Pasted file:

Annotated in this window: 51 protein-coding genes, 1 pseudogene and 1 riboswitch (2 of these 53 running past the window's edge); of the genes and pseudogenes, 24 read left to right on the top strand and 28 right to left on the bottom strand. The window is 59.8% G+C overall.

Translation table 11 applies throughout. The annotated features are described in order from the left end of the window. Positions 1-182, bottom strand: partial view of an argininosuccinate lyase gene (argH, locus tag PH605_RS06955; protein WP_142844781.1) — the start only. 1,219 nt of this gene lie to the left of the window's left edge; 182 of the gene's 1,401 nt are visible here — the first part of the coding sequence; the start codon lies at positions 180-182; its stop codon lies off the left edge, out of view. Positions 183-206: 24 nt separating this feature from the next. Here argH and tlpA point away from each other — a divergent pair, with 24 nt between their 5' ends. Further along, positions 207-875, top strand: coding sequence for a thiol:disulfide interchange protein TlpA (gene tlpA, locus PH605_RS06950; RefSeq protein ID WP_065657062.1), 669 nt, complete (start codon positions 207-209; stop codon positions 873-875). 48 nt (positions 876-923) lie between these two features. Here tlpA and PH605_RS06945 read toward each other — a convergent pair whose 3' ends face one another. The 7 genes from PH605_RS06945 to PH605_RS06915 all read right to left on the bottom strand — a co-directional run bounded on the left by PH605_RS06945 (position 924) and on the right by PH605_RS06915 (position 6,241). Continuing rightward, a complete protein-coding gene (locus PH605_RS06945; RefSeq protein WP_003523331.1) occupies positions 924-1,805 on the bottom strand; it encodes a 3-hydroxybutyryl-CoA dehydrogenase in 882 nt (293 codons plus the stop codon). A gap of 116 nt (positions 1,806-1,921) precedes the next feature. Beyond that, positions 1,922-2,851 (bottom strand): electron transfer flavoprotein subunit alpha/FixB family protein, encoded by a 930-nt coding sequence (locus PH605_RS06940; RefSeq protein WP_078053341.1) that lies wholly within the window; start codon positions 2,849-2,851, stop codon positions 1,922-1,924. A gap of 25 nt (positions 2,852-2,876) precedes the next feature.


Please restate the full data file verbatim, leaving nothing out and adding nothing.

Annotated in this window: 51 protein-coding genes, 1 pseudogene and 1 riboswitch (2 of these 53 running past the window's edge); of the genes and pseudogenes, 24 read left to right on the top strand and 28 right to left on the bottom strand. The window is 59.8% G+C overall.

Translation table 11 applies throughout. The annotated features are described in order from the left end of the window. Positions 1-182, bottom strand: partial view of an argininosuccinate lyase gene (argH, locus tag PH605_RS06955; protein WP_142844781.1) — the start only. 1,219 nt of this gene lie to the left of the window's left edge; 182 of the gene's 1,401 nt are visible here — the first part of the coding sequence; the start codon lies at positions 180-182; its stop codon lies off the left edge, out of view. Positions 183-206: 24 nt separating this feature from the next. Here argH and tlpA point away from each other — a divergent pair, with 24 nt between their 5' ends. Further along, positions 207-875, top strand: coding sequence for a thiol:disulfide interchange protein TlpA (gene tlpA, locus PH605_RS06950; RefSeq protein ID WP_065657062.1), 669 nt, complete (start codon positions 207-209; stop codon positions 873-875). 48 nt (positions 876-923) lie between these two features. Here tlpA and PH605_RS06945 read toward each other — a convergent pair whose 3' ends face one another. The 7 genes from PH605_RS06945 to PH605_RS06915 all read right to left on the bottom strand — a co-directional run bounded on the left by PH605_RS06945 (position 924) and on the right by PH605_RS06915 (position 6,241). Continuing rightward, a complete protein-coding gene (locus PH605_RS06945; RefSeq protein WP_003523331.1) occupies positions 924-1,805 on the bottom strand; it encodes a 3-hydroxybutyryl-CoA dehydrogenase in 882 nt (293 codons plus the stop codon). A gap of 116 nt (positions 1,806-1,921) precedes the next feature. Beyond that, positions 1,922-2,851 (bottom strand): electron transfer flavoprotein subunit alpha/FixB family protein, encoded by a 930-nt coding sequence (locus PH605_RS06940; RefSeq protein WP_078053341.1) that lies wholly within the window; start codon positions 2,849-2,851, stop codon positions 1,922-1,924. A gap of 25 nt (positions 2,852-2,876) precedes the next feature.